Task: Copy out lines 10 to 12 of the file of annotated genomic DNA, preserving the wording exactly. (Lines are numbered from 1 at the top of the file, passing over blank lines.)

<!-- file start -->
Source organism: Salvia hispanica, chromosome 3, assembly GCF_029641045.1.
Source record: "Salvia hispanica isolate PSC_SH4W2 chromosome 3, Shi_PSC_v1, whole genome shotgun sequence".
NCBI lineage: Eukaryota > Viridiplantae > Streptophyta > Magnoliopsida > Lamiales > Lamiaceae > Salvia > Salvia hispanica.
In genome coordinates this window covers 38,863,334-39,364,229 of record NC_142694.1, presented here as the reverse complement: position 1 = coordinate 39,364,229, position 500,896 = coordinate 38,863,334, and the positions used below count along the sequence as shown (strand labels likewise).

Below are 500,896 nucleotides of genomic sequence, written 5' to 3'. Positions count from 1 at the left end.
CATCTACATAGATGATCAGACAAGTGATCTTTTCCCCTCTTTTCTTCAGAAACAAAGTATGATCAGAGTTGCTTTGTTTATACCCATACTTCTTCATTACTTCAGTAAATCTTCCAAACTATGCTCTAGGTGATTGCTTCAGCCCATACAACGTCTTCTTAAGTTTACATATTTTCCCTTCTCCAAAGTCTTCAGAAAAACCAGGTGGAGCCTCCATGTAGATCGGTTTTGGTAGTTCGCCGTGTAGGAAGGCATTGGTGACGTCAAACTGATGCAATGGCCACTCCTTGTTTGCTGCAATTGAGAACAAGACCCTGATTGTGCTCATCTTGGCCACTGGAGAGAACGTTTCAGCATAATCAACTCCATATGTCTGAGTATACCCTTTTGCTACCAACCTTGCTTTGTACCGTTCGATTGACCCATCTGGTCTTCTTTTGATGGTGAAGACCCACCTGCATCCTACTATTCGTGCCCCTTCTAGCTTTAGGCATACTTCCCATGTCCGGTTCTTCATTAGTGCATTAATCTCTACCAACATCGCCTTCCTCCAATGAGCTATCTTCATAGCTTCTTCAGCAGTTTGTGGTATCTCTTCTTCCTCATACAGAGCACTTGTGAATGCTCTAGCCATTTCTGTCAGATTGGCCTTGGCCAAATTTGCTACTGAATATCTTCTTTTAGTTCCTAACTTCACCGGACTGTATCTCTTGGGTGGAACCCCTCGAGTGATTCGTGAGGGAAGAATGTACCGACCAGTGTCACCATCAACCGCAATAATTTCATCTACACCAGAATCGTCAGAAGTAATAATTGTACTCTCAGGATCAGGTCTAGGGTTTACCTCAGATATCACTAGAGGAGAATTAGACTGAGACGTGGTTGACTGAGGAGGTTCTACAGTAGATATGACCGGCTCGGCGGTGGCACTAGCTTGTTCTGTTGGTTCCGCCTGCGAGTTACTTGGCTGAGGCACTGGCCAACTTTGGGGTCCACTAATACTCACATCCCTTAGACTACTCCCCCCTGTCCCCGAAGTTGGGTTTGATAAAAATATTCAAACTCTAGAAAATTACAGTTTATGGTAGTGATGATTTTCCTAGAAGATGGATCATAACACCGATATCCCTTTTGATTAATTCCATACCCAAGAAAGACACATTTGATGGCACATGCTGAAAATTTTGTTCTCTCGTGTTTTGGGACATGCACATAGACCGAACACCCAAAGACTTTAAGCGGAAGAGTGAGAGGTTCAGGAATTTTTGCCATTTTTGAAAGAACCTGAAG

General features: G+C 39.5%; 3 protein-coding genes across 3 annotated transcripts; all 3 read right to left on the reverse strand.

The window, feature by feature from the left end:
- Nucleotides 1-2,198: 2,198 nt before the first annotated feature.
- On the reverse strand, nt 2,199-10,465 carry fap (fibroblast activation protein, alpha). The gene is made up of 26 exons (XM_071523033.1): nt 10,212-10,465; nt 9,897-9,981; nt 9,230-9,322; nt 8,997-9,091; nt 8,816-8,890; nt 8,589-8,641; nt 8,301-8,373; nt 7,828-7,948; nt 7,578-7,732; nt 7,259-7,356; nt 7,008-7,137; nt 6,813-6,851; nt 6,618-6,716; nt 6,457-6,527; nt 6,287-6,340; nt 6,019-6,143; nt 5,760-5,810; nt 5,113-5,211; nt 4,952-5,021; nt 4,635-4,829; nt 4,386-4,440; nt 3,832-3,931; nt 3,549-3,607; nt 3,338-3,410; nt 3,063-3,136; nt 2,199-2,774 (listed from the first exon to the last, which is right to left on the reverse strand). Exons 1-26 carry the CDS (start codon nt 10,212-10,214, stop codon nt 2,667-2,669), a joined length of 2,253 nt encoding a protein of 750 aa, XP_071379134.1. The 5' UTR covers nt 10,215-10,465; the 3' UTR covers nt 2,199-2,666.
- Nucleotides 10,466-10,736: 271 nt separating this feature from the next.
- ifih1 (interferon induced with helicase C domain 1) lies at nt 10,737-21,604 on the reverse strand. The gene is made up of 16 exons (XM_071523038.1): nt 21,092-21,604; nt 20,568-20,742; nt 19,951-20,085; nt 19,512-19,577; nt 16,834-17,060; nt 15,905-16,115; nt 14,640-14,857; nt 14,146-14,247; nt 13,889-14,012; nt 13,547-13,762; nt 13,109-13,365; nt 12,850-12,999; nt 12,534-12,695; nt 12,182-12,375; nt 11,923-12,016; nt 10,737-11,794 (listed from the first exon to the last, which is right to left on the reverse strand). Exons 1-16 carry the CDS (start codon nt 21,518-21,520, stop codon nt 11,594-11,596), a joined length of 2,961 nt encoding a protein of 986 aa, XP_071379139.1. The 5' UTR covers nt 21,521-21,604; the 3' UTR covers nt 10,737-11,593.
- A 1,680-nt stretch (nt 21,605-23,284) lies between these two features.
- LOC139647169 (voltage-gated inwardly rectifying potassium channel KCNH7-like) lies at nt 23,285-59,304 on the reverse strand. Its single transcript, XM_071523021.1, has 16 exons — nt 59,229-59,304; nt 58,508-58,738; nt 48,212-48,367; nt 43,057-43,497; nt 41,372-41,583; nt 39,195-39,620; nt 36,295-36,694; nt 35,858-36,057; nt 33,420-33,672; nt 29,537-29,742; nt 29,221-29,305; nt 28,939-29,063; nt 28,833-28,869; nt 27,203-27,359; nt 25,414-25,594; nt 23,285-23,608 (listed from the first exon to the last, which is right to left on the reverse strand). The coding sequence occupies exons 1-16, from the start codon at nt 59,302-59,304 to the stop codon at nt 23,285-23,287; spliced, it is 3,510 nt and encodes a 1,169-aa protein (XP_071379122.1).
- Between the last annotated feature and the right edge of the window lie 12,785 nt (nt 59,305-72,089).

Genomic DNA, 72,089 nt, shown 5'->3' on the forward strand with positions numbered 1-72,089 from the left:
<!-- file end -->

- On the reverse strand, nt 2,199-10,465 carry fap (fibroblast activation protein, alpha). The gene is made up of 26 exons (XM_071523033.1): nt 10,212-10,465; nt 9,897-9,981; nt 9,230-9,322; nt 8,997-9,091; nt 8,816-8,890; nt 8,589-8,641; nt 8,301-8,373; nt 7,828-7,948; nt 7,578-7,732; nt 7,259-7,356; nt 7,008-7,137; nt 6,813-6,851; nt 6,618-6,716; nt 6,457-6,527; nt 6,287-6,340; nt 6,019-6,143; nt 5,760-5,810; nt 5,113-5,211; nt 4,952-5,021; nt 4,635-4,829; nt 4,386-4,440; nt 3,832-3,931; nt 3,549-3,607; nt 3,338-3,410; nt 3,063-3,136; nt 2,199-2,774 (listed from the first exon to the last, which is right to left on the reverse strand). Exons 1-26 carry the CDS (start codon nt 10,212-10,214, stop codon nt 2,667-2,669), a joined length of 2,253 nt encoding a protein of 750 aa, XP_071379134.1. The 5' UTR covers nt 10,215-10,465; the 3' UTR covers nt 2,199-2,666.
- Nucleotides 10,466-10,736: 271 nt separating this feature from the next.
- ifih1 (interferon induced with helicase C domain 1) lies at nt 10,737-21,604 on the reverse strand. The gene is made up of 16 exons (XM_071523038.1): nt 21,092-21,604; nt 20,568-20,742; nt 19,951-20,085; nt 19,512-19,577; nt 16,834-17,060; nt 15,905-16,115; nt 14,640-14,857; nt 14,146-14,247; nt 13,889-14,012; nt 13,547-13,762; nt 13,109-13,365; nt 12,850-12,999; nt 12,534-12,695; nt 12,182-12,375; nt 11,923-12,016; nt 10,737-11,794 (listed from the first exon to the last, which is right to left on the reverse strand). Exons 1-16 carry the CDS (start codon nt 21,518-21,520, stop codon nt 11,594-11,596), a joined length of 2,961 nt encoding a protein of 986 aa, XP_071379139.1. The 5' UTR covers nt 21,521-21,604; the 3' UTR covers nt 10,737-11,593.